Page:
Another solid Perry film

Tyler Perry's I Can Do Bad All by Myself

on September 11, 2009 by John P. McCarthy

The Tyler Perry machine keeps rolling along. His eighth feature, the second released this year, resonates with a revival spirit thanks to its luminous star Taraji P. Henson, who’s backed by Mary J. Blige and Gladys Knight. Despite a plot that’s arguably Perry’s most predictable, I Can Do Bad All By Myself is genuinely affecting when the gospel spirit takes hold and is a marked improvement over his last two pieces of moral burlesque. Up against fearsome animation ( 9 ), co-ed horror ( Sorority Row ) and a frozen thriller ( Whiteout ), it appears well positioned to earn plenty of coin.

On the heels of her Oscar-nominated performance in The Curious Case of Benjamin Button, Henson brings a trifecta of beauty, humor and pathos to nightclub singer April, a not-so-nice lady who sings the blues every night, drinks to excess and then sleeps the days away in the dilapidated house where she’s kept by a married man. Across town, Madea and her brother Joe (both limned by Perry) are roused one evening by sounds of breaking and entering. The perps happen to be April’s 16 year old-niece Jennifer (the impressive Hope Olaidé Wilson) and her two younger brothers. Their late mother, April’s sister, was an addict and the kids’ grandmother, from whom April is estranged, is raising them. Granny hasn’t returned home from work in four days, however, and the sibs are desperate. After feeding and berating them, Madea drives the youths to April’s in her brown Cadillac, agreeing not to involve the po-lice if they do some work around her house.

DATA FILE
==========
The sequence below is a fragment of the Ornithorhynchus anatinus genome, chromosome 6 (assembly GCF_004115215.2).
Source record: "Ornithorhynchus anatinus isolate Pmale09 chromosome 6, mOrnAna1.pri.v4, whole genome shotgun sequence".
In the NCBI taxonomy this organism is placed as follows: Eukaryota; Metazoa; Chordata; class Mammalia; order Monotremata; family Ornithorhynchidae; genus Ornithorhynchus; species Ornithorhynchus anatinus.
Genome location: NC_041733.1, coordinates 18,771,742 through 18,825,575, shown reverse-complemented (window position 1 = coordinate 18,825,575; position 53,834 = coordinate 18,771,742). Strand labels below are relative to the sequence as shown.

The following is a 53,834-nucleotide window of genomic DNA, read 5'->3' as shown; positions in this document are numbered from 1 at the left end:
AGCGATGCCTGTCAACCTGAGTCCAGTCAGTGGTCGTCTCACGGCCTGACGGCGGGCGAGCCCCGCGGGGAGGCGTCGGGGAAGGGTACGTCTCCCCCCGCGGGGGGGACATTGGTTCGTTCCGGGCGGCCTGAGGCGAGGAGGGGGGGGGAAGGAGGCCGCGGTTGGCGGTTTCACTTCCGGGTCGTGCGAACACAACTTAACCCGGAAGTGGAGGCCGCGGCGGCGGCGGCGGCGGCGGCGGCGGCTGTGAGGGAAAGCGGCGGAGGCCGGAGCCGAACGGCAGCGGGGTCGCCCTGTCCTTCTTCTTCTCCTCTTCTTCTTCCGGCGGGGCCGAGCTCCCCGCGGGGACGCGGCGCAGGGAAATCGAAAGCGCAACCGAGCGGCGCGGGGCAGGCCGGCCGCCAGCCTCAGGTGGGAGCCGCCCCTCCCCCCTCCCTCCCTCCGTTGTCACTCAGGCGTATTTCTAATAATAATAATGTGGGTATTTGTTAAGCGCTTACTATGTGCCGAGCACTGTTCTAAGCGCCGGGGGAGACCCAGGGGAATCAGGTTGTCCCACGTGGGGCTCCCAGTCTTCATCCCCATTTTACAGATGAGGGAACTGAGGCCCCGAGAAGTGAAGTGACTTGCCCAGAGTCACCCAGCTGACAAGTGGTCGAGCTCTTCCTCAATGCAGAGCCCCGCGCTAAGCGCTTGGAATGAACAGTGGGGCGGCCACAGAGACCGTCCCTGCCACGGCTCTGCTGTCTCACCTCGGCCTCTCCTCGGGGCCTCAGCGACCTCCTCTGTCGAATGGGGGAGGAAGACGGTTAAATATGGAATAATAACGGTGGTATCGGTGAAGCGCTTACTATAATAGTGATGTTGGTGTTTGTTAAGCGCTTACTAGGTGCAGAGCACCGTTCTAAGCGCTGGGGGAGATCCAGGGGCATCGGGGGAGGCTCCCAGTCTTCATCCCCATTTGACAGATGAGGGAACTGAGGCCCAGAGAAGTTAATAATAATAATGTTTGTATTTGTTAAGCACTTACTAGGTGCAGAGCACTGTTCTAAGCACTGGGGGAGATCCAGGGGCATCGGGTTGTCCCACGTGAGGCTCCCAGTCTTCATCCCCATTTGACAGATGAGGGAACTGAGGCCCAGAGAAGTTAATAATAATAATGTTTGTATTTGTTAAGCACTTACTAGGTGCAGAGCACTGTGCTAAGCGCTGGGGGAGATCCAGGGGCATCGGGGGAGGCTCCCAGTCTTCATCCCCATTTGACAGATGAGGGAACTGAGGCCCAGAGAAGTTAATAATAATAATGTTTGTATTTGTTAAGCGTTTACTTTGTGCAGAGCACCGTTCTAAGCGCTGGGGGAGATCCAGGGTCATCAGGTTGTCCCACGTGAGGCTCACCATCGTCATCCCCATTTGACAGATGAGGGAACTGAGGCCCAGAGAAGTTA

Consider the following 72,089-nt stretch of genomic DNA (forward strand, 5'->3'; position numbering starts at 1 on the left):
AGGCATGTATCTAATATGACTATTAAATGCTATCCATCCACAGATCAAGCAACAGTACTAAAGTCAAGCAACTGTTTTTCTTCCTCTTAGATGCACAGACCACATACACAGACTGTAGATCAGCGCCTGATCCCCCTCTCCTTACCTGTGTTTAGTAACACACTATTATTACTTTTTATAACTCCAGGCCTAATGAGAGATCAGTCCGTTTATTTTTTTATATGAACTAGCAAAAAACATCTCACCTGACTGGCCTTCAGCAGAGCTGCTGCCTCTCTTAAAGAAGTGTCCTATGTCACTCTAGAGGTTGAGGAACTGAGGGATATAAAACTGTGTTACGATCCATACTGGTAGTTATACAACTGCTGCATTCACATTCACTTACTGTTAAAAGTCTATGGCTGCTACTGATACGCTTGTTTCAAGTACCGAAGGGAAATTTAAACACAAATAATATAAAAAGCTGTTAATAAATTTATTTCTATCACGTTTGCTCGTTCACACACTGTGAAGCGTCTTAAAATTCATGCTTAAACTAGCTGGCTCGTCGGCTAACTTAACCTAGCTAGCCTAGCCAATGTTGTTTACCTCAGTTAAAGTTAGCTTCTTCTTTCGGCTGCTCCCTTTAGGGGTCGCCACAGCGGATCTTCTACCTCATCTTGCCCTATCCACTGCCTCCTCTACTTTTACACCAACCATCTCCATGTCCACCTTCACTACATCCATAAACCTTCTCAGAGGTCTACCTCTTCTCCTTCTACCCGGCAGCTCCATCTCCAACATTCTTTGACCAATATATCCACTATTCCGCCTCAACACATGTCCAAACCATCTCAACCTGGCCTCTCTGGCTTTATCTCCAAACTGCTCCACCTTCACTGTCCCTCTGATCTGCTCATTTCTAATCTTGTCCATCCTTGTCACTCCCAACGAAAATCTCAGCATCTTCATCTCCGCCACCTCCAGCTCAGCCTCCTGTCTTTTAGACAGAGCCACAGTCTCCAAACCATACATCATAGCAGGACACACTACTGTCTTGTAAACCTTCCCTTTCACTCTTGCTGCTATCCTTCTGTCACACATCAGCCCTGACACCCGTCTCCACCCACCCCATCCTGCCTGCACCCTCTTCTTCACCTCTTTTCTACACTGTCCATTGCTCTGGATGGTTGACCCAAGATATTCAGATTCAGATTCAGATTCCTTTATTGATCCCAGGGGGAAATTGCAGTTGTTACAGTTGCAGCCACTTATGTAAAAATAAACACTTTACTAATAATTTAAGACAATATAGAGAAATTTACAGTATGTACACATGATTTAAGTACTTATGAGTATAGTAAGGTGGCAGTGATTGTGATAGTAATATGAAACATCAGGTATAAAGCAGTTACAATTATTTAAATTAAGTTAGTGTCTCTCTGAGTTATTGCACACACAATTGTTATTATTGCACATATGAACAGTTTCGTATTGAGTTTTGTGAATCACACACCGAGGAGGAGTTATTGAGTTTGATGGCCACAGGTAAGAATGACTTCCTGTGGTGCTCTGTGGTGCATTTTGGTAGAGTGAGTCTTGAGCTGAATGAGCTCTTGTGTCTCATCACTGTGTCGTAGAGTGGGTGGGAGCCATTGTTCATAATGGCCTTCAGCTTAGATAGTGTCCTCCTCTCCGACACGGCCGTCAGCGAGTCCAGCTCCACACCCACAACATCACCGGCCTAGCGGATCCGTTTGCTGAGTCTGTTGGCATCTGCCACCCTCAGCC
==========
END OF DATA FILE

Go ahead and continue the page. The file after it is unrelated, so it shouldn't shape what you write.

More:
Conveniently, April’s abode is a stone’s throw from her mother’s place of worship, Zion Freedom Baptist Church. Pastor Brian (played by real-life Detroit minister Marvin L. Winans) is not only concerned about a missing member of his flock and her wayward daughter, he also looks out for a Mexican handyman named Sandino (Adam Rodriguez, CSI: Miami ). Sandino needs a place to live while doing odd jobs at the church and before bleary-eyed April can stop him, he moves into her basement and starts fixing up the place in exchange for room and board. It’s immediately clear his main project will be working on April’s heart, both in a romantic sense and in order to tenderize it vis-à-vis her niece and nephews, whom we know she’ll take in permanently once she confronts the piggish behavior of her adulterous boyfriend.

Based on Perry’s stageplay I Can Do Bad All By Myself —the first work in which the Madea character appeared, incidentally—this no-frills tale of redemption suggests logic is a luxury when a woman needs saving from her own selfishness, or from the evil men have done and continue to do to her. Music and an empathetic hombre are the keys to healing April. Ms. Knight’s church lady performs a pair of soulful numbers and Rev. Winans belts out an extremely powerful gospel hymn. In her role as April’s friend and co-worker, Ms. Blige dispenses advice and performs an eclectic tune “I Can Do Bad” that she wrote especially for the film along with Chuck Harmon and R&B sensation Ne-Yo.

Courtesy of its gospel vibe and Henson’s charisma, this is a surprisingly entertaining morality play—one spiked with a little rap, a little Motown and of course Madea’s naughty shenanigans. I’m of the opinion that you can never have too much Madea. Still, given all the hats Perry wears it’s no wonder she drops out about halfway through the action (her peak being a hilariously convoluted Bible lesson imparted to Jennifer). I Can Do Bad All By Myself is the first feature film shot entirely at his brand new Atlanta production facility, Tyler Perry Studios. He was probably too busy to keep Madea front and center, but by training the spotlight on talents such as Taraji P. Henson, Mary J. Blige and Gladys Knight, Perry demonstrates why he’s such a popular showman.

Distributor: Lionsgate
Cast: Taraji P. Henson, Adam Rodriguez, Brian J. White, Mary J. Blige, Gladys Knight, Marvin Winans, Hope Olaidé Wilson, Frederick Siglar, Kwesi Boakye and Tyler Perry
Director/Screenwriter: Tyler Perry
Producers: Tyler Perry and Reuben Cannon
Genre: Comedy/Drama/Romance
Rating: PG-13 for mature thematic material involving a sexual assault on a minor, violence, drug references and smoking.
Running time: 113 min.
Release date: September 11, 2009

Tags: No Tags

read all Reviews »


No comments were posted.

What do you think?